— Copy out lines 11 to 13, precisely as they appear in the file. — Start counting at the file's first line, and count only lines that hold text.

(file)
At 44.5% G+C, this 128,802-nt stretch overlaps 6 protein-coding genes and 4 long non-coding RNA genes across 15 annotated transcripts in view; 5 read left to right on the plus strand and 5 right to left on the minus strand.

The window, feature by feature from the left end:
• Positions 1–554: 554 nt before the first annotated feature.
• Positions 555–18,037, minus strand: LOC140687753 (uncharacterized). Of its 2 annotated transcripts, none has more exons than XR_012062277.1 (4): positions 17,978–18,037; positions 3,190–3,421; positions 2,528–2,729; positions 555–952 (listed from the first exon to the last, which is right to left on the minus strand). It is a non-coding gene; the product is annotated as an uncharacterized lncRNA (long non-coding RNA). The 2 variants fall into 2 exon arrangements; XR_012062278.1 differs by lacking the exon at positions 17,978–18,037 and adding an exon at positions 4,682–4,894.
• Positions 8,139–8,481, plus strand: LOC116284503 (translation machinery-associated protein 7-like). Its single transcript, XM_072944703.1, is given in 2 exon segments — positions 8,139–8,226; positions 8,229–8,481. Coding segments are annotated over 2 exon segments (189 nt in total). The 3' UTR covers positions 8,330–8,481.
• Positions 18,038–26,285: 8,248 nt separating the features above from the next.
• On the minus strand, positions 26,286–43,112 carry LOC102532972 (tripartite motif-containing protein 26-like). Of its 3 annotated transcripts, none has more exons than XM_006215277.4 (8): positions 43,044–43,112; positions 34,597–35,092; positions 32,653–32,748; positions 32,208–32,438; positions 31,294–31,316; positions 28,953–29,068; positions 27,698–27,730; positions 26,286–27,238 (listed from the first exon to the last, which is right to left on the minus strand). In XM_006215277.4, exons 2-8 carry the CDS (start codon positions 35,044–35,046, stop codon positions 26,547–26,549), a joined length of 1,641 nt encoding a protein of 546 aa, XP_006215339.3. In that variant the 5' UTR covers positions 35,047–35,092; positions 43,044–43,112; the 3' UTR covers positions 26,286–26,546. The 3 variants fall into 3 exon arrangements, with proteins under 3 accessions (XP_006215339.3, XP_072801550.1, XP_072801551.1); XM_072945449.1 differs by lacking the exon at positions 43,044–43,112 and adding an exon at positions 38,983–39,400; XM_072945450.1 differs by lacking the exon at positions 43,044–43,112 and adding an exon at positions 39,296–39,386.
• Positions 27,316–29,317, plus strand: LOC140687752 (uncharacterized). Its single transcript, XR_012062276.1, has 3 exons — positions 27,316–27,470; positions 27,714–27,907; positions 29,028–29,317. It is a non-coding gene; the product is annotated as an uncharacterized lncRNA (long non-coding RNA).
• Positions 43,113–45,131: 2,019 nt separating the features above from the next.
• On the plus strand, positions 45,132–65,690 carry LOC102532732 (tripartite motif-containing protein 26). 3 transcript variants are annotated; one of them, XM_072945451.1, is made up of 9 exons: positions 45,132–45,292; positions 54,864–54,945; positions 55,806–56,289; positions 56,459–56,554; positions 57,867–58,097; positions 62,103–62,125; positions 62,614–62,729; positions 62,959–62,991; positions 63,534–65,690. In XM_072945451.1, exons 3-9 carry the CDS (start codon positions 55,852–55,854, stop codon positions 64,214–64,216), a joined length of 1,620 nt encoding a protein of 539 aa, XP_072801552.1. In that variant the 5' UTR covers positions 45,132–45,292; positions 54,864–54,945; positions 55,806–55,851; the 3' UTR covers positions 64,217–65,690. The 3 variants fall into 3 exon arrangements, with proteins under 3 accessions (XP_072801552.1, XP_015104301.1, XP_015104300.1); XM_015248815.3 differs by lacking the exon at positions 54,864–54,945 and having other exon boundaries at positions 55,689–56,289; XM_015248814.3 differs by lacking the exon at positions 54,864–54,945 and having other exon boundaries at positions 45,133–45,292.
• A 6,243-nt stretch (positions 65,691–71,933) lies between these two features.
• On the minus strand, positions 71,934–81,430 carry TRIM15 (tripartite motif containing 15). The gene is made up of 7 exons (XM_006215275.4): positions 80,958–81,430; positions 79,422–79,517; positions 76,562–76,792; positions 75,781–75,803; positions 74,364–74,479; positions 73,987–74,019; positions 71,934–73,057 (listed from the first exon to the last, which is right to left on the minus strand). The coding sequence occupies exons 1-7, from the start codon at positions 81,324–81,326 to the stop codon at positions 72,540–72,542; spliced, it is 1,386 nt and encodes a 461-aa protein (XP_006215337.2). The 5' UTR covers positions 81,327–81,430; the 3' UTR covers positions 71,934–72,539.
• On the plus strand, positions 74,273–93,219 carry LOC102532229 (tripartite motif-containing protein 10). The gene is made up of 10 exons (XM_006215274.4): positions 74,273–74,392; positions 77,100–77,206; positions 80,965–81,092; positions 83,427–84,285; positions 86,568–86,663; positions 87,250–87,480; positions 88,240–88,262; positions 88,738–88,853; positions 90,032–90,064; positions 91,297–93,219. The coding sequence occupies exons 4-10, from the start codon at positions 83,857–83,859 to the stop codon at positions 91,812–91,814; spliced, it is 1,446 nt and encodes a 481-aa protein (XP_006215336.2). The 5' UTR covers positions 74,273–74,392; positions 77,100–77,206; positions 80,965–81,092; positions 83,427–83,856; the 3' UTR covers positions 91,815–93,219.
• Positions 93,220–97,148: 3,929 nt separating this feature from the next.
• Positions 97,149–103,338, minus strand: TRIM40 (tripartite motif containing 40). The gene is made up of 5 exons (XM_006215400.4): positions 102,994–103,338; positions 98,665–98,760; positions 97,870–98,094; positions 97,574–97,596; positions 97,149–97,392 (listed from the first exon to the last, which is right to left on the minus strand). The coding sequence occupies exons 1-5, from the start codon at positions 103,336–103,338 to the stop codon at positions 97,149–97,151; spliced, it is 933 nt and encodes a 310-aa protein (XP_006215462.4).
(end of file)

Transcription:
• A 6,243-nt stretch (positions 65,691–71,933) lies between these two features.
• On the minus strand, positions 71,934–81,430 carry TRIM15 (tripartite motif containing 15). The gene is made up of 7 exons (XM_006215275.4): positions 80,958–81,430; positions 79,422–79,517; positions 76,562–76,792; positions 75,781–75,803; positions 74,364–74,479; positions 73,987–74,019; positions 71,934–73,057 (listed from the first exon to the last, which is right to left on the minus strand). The coding sequence occupies exons 1-7, from the start codon at positions 81,324–81,326 to the stop codon at positions 72,540–72,542; spliced, it is 1,386 nt and encodes a 461-aa protein (XP_006215337.2). The 5' UTR covers positions 81,327–81,430; the 3' UTR covers positions 71,934–72,539.
• On the plus strand, positions 74,273–93,219 carry LOC102532229 (tripartite motif-containing protein 10). The gene is made up of 10 exons (XM_006215274.4): positions 74,273–74,392; positions 77,100–77,206; positions 80,965–81,092; positions 83,427–84,285; positions 86,568–86,663; positions 87,250–87,480; positions 88,240–88,262; positions 88,738–88,853; positions 90,032–90,064; positions 91,297–93,219. The coding sequence occupies exons 4-10, from the start codon at positions 83,857–83,859 to the stop codon at positions 91,812–91,814; spliced, it is 1,446 nt and encodes a 481-aa protein (XP_006215336.2). The 5' UTR covers positions 74,273–74,392; positions 77,100–77,206; positions 80,965–81,092; positions 83,427–83,856; the 3' UTR covers positions 91,815–93,219.